If you have have been accurate and everything has worked as it was supposed to, you should get a picture with a row of dark black DNA bands across your gel. A dark band is created if the desired gene has been amplified correctly in a particular sample and a row of bands is created if multiple samples have worked together.

PCR 1

 

Figure 4: Row 1- Ladder of differently sized DNA fragments, against which you can compare your samples. Row 2-6- Bands created by the presence of large quantities of the 16s gene, which bunch together because they share the same DNA fragment size. Row 7- Blank, contains no DNA and is inserted as control to ensure that no contamination is present. This sample had a little contamination as you can see above

The above picture shows the result of 5 successful extractions, with each dark band representing the amplified DNA of a individual spotted skaapsteker. Seen as though this picture was taken a few months ago, the DNA has already been sent to Macrogen, along with 10 other samples, for sequencing.  I am happy to say that from this batch, 9 out of the 15 DNA samples produced viable sequences, and following the successful acquisition of more sequences from more localities, these samples will be used to determine whether there is a need for taxonomic reevaluation in the spotted skaapstekers.

 

picture of sequence

Figure 5: Example of a sequence showing the bases along a  section of an DNA strand in a spotted skaapsteker.

 

 

 

The beginning of my project

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I have loved snakes for as long I can remember. They fascinate and inspire me to read more and more. They very well may be the thing I choose to base my life’s work on one day, and it’s this love that has steered me towards my latest Zoological endeavour: the study of spotted skaapstekers and their distribution In South Africa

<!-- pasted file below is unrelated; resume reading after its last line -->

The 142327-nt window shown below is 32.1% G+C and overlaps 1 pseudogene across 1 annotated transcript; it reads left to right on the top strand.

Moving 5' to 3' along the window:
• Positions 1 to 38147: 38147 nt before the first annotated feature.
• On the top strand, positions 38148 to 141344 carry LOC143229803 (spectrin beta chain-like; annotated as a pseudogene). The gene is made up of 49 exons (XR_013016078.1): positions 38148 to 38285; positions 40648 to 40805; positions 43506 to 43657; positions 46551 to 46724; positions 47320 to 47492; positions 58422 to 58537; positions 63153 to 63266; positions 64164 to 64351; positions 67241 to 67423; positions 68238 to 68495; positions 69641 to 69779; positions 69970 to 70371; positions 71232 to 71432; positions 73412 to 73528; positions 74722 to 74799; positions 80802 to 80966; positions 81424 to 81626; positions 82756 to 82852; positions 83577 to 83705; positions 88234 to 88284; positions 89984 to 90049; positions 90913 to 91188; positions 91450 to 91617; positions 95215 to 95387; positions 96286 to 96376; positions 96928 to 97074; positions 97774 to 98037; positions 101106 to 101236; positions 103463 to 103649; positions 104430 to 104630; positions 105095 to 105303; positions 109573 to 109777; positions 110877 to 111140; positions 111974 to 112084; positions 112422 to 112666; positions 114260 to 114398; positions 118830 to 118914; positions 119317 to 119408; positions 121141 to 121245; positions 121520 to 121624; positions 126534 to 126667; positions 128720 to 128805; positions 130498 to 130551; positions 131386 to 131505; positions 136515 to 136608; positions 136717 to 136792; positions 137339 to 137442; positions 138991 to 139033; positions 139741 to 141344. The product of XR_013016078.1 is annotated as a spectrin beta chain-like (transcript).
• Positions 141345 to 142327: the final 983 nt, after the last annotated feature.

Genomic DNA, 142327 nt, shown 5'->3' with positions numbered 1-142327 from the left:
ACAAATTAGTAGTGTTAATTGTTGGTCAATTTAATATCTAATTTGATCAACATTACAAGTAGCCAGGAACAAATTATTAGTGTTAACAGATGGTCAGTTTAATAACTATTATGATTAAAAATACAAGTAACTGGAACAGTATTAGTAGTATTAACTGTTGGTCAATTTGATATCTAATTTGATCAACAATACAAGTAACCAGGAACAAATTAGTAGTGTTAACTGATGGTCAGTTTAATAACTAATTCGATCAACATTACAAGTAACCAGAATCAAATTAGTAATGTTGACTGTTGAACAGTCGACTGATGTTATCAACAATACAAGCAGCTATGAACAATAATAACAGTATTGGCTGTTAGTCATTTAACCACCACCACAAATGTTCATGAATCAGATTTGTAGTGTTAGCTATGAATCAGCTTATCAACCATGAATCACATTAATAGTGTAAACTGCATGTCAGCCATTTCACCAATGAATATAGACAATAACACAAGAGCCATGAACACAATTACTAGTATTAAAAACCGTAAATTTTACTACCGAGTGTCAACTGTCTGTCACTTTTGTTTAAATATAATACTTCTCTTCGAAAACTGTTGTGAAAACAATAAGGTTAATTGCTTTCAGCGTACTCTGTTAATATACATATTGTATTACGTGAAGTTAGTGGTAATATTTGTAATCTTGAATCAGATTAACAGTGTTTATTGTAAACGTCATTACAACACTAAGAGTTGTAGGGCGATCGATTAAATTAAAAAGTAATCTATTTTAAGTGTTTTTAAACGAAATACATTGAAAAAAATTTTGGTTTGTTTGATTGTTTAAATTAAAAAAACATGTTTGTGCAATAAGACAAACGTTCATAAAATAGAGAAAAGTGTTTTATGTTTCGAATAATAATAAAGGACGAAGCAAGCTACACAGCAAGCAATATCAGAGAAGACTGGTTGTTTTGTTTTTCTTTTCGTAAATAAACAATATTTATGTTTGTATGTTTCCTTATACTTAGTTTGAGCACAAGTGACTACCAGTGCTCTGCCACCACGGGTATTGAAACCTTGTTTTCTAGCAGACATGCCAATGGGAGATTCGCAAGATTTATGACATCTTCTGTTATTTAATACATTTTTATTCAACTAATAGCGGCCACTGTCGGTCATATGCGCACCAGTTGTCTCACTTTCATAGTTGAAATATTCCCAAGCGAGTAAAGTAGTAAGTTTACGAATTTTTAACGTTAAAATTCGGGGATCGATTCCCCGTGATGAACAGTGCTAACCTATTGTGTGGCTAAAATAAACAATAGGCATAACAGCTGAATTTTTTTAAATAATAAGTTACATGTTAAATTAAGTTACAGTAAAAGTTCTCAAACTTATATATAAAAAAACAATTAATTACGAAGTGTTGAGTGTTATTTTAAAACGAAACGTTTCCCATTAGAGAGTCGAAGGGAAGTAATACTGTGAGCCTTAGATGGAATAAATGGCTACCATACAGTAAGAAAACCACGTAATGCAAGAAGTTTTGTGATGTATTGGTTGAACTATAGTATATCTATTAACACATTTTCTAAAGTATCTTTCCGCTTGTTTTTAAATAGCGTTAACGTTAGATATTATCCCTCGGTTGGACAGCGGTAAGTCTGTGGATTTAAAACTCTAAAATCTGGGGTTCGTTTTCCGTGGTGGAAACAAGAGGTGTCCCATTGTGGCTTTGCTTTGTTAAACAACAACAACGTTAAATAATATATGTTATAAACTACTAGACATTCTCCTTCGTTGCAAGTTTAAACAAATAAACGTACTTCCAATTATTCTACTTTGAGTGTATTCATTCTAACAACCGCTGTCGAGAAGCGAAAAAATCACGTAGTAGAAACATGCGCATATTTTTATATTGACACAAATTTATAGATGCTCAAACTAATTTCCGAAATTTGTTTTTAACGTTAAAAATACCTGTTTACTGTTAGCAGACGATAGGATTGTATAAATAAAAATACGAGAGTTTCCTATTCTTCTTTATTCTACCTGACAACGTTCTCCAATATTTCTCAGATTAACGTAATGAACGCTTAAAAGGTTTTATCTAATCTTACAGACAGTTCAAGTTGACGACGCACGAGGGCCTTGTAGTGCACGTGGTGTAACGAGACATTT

Unlike my first project which saw me growing buckets upon buckets of invasive water weeds, this project has me in an air-conditioned lab with finely-tuned scientific instruments – a hop, a skip and a mile away from my previous greenhouse and spade. It may not be as glamorous as birthing a T-rex but it has its perks. Firstly, it doesn’t pay. Secondly, it makes me feel stupid and thirdly, it makes me feel more stupid than the laboratory’s pet fish that eats its own semen. Granted, these are not perks but the semen eating Siamese fighting fish is weirdly frightening and fascinating all at the same time. (P.S. I don’t know if the fish’s diet is completely factual but I have it from reliable sources that it is).

Regardless of the fish and its diet, I believe this project is both challenging and rewarding at the same time because it promises new knowledge and new skills that are tantamount to the arsenal of any aspiring herpetologist.

Thus far I have completed the DNA preparation for most of the DNA samples from the Bayworld museum in Port Elizabeth. The preparation which involves clipping body tissue, extracting, amplifying and running DNA is a rather painstaking and unpredictable process which leaves even the most robust knees shaking from side to side. The end product, a small picture with an array of black and white lines can make or break your day and luckily for me, my day was made the first time I delved into the world of genetics.

My DNA samples were good and for this reason they were packaged and sent to South Korea only weeks ago for further preparation. The product of the preparation carried out in South Korea will be inputted into a rather sophisticated programme to determine whether the samples ascertained from the museum prove or disprove the existence of multiple subspecies of spotted skaapsteker in South Africa.

The project is still in its early stages because I have only done approximately a third of the necessary DNA preparations for the project. The next step which was begun only days ago will involve me preparing spotted skaapsteker DNA samples from SANBI (South African National Biodiversity Institute) in Cape Town. Once prepared, the large batch of samples will be sent to South Korea and following that will be analysed in conjunction with the samples from the Bayworld to determine whether spotted skaapstekers are perhaps more than just one species.

Although I am only at the beginning of this sure-to-be stressful endeavour, I am excited to see what the future holds and whether the spotted skaapstekers warrant taxonomic reevaluation.